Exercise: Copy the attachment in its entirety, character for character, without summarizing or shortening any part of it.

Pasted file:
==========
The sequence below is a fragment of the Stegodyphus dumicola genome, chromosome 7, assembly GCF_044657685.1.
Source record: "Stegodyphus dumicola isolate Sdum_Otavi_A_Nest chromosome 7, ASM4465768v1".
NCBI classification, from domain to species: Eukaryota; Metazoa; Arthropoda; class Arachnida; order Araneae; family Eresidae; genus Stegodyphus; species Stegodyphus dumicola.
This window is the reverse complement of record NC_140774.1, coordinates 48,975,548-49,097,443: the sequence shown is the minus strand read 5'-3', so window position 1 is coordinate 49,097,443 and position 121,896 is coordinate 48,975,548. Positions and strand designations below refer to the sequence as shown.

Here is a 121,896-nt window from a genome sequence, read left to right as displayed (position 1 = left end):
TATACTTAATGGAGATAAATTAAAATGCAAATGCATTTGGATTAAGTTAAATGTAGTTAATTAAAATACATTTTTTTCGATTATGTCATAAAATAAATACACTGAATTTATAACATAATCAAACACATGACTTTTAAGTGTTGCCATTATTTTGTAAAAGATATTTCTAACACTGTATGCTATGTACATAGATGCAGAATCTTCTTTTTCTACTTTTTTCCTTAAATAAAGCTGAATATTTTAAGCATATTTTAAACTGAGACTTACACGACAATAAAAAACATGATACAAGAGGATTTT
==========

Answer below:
The sequence below is a fragment of the Stegodyphus dumicola genome, chromosome 7, assembly GCF_044657685.1.
Source record: "Stegodyphus dumicola isolate Sdum_Otavi_A_Nest chromosome 7, ASM4465768v1".
NCBI classification, from domain to species: Eukaryota; Metazoa; Arthropoda; class Arachnida; order Araneae; family Eresidae; genus Stegodyphus; species Stegodyphus dumicola.
This window is the reverse complement of record NC_140774.1, coordinates 48,975,548-49,097,443: the sequence shown is the minus strand read 5'-3', so window position 1 is coordinate 49,097,443 and position 121,896 is coordinate 48,975,548. Positions and strand designations below refer to the sequence as shown.

Here is a 121,896-nt window from a genome sequence, read left to right as displayed (position 1 = left end):
TATACTTAATGGAGATAAATTAAAATGCAAATGCATTTGGATTAAGTTAAATGTAGTTAATTAAAATACATTTTTTTCGATTATGTCATAAAATAAATACACTGAATTTATAACATAATCAAACACATGACTTTTAAGTGTTGCCATTATTTTGTAAAAGATATTTCTAACACTGTATGCTATGTACATAGATGCAGAATCTTCTTTTTCTACTTTTTTCCTTAAATAAAGCTGAATATTTTAAGCATATTTTAAACTGAGACTTACACGACAATAAAAAACATGATACAAGAGGATTTT